Poverty, inequality and exclusion are key factors contributing to the devastating effects of COVID-19 on all African countries. Issues like fragile healthcare systems, food insecurity and large informal economies make this much more than a massive health and economic crisis. COVID-19 is a fundamental development crisis for Africa.
A recent McKinsey report highlights the extensive impact of COVID-19 on Africa’s economies – noting the slowdown in economic growth, job and productivity losses, and bankruptcies. Importantly, the analysis also notes that school and university closures will impact future human resource capacity and are likely to particularly impact girls, some who may not return to school.
The interaction between gender and the pandemic is particularly important in Africa. In many countries the majority of healthcare workers (nurses) are women, and women are also primary care providers at home. Informal traders and especially informal cross-border traders are predominantly women. Women’s roles in agriculture vary across countries; in some, for example Uganda, Tanzania and Malawi, women’s labour input into crop production is higher than 50%.
World Health Organisation (WHO) Regional Director for Africa Dr. Mathsidiso Moeti has noted, “for socially restrictive measures to be effective, they must be accompanied by strong, sustained and targeted public health measures that locate, isolate, test and treat COVID-19 cases.” Nationwide lockdowns have been implemented in a number of African countries, including Kenya, Uganda, the Republic of the Congo, Botswana, Zimbabwe and South Africa.
South Africa’s initial stringent lockdown regulations were eased when it became apparent that a complete lockdown was not feasible. Social distancing, lockdowns and recommendations to frequently wash hands mean very little when your household does not have access to running water. Compound this with living with members of your extended family in a small corrugated iron shack, and you are all dependent on the income that your mother generates through cross-border trade.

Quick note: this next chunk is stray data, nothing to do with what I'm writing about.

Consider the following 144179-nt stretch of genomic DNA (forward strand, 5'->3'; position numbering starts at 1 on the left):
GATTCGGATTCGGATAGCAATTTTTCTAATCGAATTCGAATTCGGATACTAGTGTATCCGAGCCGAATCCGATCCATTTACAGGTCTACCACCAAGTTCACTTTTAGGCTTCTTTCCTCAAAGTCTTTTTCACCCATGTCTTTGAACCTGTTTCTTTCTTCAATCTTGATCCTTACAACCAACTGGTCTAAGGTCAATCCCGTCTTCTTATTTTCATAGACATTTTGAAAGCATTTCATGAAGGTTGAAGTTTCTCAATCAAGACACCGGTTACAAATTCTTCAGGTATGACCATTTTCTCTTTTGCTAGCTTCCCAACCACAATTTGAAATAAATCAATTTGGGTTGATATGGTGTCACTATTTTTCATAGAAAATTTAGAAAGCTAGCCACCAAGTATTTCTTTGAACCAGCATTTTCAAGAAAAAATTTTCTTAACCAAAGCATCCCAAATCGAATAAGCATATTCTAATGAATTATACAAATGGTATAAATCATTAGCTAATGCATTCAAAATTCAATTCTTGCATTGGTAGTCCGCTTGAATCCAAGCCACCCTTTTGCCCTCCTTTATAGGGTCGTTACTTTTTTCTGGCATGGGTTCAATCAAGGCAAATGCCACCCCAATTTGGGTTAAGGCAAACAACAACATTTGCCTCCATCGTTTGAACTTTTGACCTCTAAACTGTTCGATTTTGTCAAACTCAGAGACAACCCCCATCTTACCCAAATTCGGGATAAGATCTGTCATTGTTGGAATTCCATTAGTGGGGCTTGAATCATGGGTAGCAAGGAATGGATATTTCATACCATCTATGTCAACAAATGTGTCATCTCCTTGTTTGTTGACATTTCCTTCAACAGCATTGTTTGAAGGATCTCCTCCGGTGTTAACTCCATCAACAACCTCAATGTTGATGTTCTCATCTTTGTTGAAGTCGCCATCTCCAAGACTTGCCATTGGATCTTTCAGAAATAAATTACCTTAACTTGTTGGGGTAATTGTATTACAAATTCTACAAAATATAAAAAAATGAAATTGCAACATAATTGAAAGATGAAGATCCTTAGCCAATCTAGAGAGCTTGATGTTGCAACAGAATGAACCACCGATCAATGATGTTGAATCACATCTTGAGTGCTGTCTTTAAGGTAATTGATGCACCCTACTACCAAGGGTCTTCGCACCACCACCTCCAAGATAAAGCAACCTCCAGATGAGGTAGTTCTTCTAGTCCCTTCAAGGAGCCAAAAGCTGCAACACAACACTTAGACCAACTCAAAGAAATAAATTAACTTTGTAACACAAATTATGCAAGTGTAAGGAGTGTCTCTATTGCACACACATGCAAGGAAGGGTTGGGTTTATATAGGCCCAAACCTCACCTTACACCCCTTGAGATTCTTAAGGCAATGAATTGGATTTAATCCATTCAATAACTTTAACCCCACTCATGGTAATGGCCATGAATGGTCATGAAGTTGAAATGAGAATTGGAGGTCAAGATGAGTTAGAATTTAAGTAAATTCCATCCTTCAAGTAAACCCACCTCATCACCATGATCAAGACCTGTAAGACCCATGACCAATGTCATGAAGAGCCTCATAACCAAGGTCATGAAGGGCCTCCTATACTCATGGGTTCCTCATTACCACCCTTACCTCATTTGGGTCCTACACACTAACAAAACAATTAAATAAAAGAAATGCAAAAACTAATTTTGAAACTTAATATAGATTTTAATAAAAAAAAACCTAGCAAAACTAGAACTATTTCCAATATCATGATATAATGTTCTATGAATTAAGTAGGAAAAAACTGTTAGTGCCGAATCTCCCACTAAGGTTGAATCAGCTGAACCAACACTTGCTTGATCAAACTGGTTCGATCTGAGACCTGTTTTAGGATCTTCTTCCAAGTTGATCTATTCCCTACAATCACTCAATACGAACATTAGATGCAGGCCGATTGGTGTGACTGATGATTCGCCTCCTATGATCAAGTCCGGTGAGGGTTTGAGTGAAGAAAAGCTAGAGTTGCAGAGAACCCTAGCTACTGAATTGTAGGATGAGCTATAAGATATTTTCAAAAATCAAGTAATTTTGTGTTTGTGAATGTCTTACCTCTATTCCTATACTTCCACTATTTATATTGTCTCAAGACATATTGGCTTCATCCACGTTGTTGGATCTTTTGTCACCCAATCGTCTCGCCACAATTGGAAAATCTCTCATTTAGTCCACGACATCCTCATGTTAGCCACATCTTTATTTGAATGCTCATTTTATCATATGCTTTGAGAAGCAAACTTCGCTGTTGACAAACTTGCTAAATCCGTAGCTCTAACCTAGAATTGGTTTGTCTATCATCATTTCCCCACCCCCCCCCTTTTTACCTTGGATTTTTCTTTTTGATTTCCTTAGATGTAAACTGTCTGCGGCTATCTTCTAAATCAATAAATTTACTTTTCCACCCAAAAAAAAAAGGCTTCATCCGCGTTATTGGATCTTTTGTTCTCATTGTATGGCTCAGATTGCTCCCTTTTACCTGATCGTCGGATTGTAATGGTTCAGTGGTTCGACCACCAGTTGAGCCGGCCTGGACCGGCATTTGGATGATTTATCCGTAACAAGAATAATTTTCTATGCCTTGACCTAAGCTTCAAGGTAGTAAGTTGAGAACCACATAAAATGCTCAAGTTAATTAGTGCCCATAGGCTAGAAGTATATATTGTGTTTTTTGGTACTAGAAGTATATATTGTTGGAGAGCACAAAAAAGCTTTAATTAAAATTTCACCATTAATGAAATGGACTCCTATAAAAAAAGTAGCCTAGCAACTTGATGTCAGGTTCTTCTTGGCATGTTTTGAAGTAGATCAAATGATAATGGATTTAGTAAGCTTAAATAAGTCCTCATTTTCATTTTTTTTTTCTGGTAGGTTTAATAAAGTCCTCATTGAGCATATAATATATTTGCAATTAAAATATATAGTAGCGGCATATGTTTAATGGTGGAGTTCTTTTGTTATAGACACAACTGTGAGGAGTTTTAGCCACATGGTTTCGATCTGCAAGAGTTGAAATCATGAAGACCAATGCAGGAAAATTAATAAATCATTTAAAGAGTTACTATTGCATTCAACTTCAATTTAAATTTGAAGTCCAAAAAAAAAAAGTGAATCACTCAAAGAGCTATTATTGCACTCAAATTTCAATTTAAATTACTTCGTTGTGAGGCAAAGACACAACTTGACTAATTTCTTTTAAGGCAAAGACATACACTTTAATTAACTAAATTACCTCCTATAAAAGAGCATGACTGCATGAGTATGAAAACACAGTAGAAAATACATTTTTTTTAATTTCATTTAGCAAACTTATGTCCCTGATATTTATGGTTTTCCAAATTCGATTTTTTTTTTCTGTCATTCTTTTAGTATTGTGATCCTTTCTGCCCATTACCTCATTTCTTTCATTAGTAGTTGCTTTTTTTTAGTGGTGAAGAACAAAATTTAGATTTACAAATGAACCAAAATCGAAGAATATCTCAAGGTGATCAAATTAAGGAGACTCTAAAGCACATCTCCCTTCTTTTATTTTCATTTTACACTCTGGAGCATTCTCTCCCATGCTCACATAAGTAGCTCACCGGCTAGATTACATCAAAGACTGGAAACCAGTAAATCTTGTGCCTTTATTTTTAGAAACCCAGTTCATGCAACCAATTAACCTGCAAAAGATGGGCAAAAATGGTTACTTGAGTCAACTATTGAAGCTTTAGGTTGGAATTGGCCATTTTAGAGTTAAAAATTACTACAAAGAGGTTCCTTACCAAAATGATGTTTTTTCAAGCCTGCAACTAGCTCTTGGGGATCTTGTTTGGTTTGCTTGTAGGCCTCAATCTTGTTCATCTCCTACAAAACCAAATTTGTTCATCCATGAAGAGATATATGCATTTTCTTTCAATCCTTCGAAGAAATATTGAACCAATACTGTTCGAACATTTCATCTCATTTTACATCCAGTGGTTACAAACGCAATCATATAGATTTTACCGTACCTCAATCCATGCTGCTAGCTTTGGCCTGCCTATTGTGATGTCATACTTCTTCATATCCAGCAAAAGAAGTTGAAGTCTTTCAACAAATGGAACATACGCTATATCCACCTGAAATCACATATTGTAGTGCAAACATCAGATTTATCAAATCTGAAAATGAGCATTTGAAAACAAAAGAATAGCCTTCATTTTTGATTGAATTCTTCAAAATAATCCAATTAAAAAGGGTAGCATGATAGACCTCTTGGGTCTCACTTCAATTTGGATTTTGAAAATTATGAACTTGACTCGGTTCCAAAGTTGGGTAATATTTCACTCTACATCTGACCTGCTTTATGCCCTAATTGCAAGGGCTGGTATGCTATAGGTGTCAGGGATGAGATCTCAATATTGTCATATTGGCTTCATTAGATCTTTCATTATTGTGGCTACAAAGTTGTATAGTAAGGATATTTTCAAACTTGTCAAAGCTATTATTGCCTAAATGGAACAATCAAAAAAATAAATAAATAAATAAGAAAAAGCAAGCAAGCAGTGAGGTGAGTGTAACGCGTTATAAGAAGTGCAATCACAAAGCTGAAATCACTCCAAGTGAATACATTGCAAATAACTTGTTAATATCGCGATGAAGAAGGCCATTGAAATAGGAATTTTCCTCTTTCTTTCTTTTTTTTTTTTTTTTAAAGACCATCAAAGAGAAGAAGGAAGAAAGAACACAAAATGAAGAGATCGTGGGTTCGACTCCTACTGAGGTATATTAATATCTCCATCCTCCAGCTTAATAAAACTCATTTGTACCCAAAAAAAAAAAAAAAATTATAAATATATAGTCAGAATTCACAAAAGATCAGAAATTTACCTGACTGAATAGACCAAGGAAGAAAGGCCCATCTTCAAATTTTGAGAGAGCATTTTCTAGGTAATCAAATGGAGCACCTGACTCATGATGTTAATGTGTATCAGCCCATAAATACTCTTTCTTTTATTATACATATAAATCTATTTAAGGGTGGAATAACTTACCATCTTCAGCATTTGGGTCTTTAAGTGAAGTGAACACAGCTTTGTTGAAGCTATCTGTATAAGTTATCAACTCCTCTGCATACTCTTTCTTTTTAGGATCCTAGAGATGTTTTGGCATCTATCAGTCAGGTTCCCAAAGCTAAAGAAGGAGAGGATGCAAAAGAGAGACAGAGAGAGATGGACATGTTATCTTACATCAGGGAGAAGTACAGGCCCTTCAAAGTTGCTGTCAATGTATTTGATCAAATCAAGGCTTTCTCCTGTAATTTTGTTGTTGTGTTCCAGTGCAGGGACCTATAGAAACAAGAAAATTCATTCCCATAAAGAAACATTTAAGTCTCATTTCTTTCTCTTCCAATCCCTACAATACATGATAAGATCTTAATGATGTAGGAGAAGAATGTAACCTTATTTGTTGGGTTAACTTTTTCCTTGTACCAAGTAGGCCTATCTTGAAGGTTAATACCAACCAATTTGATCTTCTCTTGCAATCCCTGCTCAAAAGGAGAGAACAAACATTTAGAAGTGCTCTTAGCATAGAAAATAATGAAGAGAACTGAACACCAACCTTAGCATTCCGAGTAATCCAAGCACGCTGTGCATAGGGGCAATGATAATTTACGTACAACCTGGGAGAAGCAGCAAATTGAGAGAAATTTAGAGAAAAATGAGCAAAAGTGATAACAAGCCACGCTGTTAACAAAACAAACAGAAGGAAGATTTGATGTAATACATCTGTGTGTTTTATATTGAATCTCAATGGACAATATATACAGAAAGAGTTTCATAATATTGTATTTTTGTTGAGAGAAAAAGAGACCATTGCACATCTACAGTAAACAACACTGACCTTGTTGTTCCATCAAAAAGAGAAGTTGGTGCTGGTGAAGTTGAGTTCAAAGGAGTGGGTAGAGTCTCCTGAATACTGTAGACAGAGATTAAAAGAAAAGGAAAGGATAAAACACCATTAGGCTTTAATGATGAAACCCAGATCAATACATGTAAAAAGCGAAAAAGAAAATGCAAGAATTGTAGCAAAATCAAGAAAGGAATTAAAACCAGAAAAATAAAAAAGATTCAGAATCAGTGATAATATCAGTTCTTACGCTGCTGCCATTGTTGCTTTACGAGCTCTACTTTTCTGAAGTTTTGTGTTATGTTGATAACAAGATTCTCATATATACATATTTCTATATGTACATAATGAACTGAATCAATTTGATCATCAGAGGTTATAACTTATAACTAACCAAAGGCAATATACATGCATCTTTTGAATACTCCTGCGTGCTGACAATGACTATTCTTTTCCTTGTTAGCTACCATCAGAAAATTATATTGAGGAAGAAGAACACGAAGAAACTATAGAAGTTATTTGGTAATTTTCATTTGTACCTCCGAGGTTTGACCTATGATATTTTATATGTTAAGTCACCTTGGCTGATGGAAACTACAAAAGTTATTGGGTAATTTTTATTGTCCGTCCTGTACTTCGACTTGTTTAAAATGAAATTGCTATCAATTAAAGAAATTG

Lockdowns, social distancing and other measures, that include trade restrictions, aimed at reducing the transmission of the virus also mean loss of income and jobs, as well as closure of small and vulnerable businesses. Making trade easier and less costly with due safety measures should be a key policy objective.
The pernicious effect of non-tariff barriers (NTBs) on intra-Africa trade far exceeds that of tariff barriers. Policy makers should not add unnecessary NTBs during the crisis, and COVID-19 should push us to look to digital solutions to reduce the transaction costs of trade.
COVID-19 and intra-Africa trade
Intra-Africa trade remains low by comparison with other regions. Africa’s exports are predominantly commodities like oil, minerals, cocoa and coffee, so it can be expected that for the foreseeable future Africa will continue to trade mostly with global trading partners. Growth slowdowns across the world will mean lower export earnings.
In 2018, 15% of Africa’s total exports were destined for other African countries. South Africa is a key driver of intra-Africa exports, accounting for 34% of the total intra-Africa exports. South Africa’s distribution industries (logistics, freight forwarding, wholesale and retail) are important conduits for its exports of agricultural and industrial goods, especially in east and southern Africa. Approximately two-thirds of intra-Africa trade takes place in the Southern African Development Community (SADC), and about half within the Southern African Customs Union (SACU).
At this time, South Africa’s deep integration into southern Africa especially makes the region very vulnerable to any trade measures adopted by the country. Delays at borders and export restrictions will impact vital supply chains across this region and exacerbate the COVID-19 impact on fragile neighbouring economies. A second-round effect could well be a new wave of migration to South Africa, as those left destitute seek income opportunities elsewhere.
Informal cross-border trade
Estimates of intra-Africa trade generally do not include informal cross-border trade (ICBT).
Studies across the continent indicate that ICBT is substantial and that it includes both agricultural as well as industrial goods.